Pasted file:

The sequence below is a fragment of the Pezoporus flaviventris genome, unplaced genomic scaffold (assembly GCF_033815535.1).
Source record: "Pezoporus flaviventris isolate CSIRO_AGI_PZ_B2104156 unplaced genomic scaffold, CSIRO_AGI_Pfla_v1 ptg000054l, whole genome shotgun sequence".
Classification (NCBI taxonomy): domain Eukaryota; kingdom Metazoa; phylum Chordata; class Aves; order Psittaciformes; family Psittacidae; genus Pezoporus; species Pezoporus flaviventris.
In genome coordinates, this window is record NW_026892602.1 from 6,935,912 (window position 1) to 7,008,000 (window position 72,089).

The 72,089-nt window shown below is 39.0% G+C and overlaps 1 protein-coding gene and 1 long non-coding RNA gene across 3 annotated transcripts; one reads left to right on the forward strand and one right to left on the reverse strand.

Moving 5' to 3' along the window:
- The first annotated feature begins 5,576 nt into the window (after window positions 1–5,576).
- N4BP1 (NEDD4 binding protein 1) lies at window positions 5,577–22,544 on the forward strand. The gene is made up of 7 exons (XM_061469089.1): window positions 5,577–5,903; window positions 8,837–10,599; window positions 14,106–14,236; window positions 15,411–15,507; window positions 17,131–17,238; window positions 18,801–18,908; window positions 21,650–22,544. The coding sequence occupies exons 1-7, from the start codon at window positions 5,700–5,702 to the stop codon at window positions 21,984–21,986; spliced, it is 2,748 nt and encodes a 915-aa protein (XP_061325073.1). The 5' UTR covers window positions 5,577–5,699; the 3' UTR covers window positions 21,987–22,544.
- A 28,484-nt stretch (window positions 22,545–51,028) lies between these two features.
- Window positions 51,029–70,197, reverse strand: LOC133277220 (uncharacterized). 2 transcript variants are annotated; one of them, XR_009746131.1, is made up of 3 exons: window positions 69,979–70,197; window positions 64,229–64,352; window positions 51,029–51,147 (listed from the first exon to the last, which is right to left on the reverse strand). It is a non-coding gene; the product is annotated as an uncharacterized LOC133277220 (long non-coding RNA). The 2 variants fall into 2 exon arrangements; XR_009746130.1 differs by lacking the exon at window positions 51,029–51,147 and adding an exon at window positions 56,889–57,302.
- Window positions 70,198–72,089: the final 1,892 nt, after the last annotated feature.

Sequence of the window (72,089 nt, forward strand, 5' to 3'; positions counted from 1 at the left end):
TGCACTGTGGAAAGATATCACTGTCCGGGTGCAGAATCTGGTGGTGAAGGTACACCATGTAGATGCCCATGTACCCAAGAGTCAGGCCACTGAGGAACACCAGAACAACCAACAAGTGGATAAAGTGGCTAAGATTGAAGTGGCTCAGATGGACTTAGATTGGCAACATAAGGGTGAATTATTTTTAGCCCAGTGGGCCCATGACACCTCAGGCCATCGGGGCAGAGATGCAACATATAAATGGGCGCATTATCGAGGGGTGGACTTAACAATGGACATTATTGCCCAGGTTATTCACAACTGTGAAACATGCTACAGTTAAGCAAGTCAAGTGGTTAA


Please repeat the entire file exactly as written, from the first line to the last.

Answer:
The sequence below is a fragment of the Pezoporus flaviventris genome, unplaced genomic scaffold (assembly GCF_033815535.1).
Source record: "Pezoporus flaviventris isolate CSIRO_AGI_PZ_B2104156 unplaced genomic scaffold, CSIRO_AGI_Pfla_v1 ptg000054l, whole genome shotgun sequence".
Classification (NCBI taxonomy): domain Eukaryota; kingdom Metazoa; phylum Chordata; class Aves; order Psittaciformes; family Psittacidae; genus Pezoporus; species Pezoporus flaviventris.
In genome coordinates, this window is record NW_026892602.1 from 6,935,912 (window position 1) to 7,008,000 (window position 72,089).

The 72,089-nt window shown below is 39.0% G+C and overlaps 1 protein-coding gene and 1 long non-coding RNA gene across 3 annotated transcripts; one reads left to right on the forward strand and one right to left on the reverse strand.

Moving 5' to 3' along the window:
- The first annotated feature begins 5,576 nt into the window (after window positions 1–5,576).
- N4BP1 (NEDD4 binding protein 1) lies at window positions 5,577–22,544 on the forward strand. The gene is made up of 7 exons (XM_061469089.1): window positions 5,577–5,903; window positions 8,837–10,599; window positions 14,106–14,236; window positions 15,411–15,507; window positions 17,131–17,238; window positions 18,801–18,908; window positions 21,650–22,544. The coding sequence occupies exons 1-7, from the start codon at window positions 5,700–5,702 to the stop codon at window positions 21,984–21,986; spliced, it is 2,748 nt and encodes a 915-aa protein (XP_061325073.1). The 5' UTR covers window positions 5,577–5,699; the 3' UTR covers window positions 21,987–22,544.
- A 28,484-nt stretch (window positions 22,545–51,028) lies between these two features.
- Window positions 51,029–70,197, reverse strand: LOC133277220 (uncharacterized). 2 transcript variants are annotated; one of them, XR_009746131.1, is made up of 3 exons: window positions 69,979–70,197; window positions 64,229–64,352; window positions 51,029–51,147 (listed from the first exon to the last, which is right to left on the reverse strand). It is a non-coding gene; the product is annotated as an uncharacterized LOC133277220 (long non-coding RNA). The 2 variants fall into 2 exon arrangements; XR_009746130.1 differs by lacking the exon at window positions 51,029–51,147 and adding an exon at window positions 56,889–57,302.
- Window positions 70,198–72,089: the final 1,892 nt, after the last annotated feature.

Sequence of the window (72,089 nt, forward strand, 5' to 3'; positions counted from 1 at the left end):
TGCACTGTGGAAAGATATCACTGTCCGGGTGCAGAATCTGGTGGTGAAGGTACACCATGTAGATGCCCATGTACCCAAGAGTCAGGCCACTGAGGAACACCAGAACAACCAACAAGTGGATAAAGTGGCTAAGATTGAAGTGGCTCAGATGGACTTAGATTGGCAACATAAGGGTGAATTATTTTTAGCCCAGTGGGCCCATGACACCTCAGGCCATCGGGGCAGAGATGCAACATATAAATGGGCGCATTATCGAGGGGTGGACTTAACAATGGACATTATTGCCCAGGTTATTCACAACTGTGAAACATGCTACAGTTAAGCAAGTCAAGTGGTTAA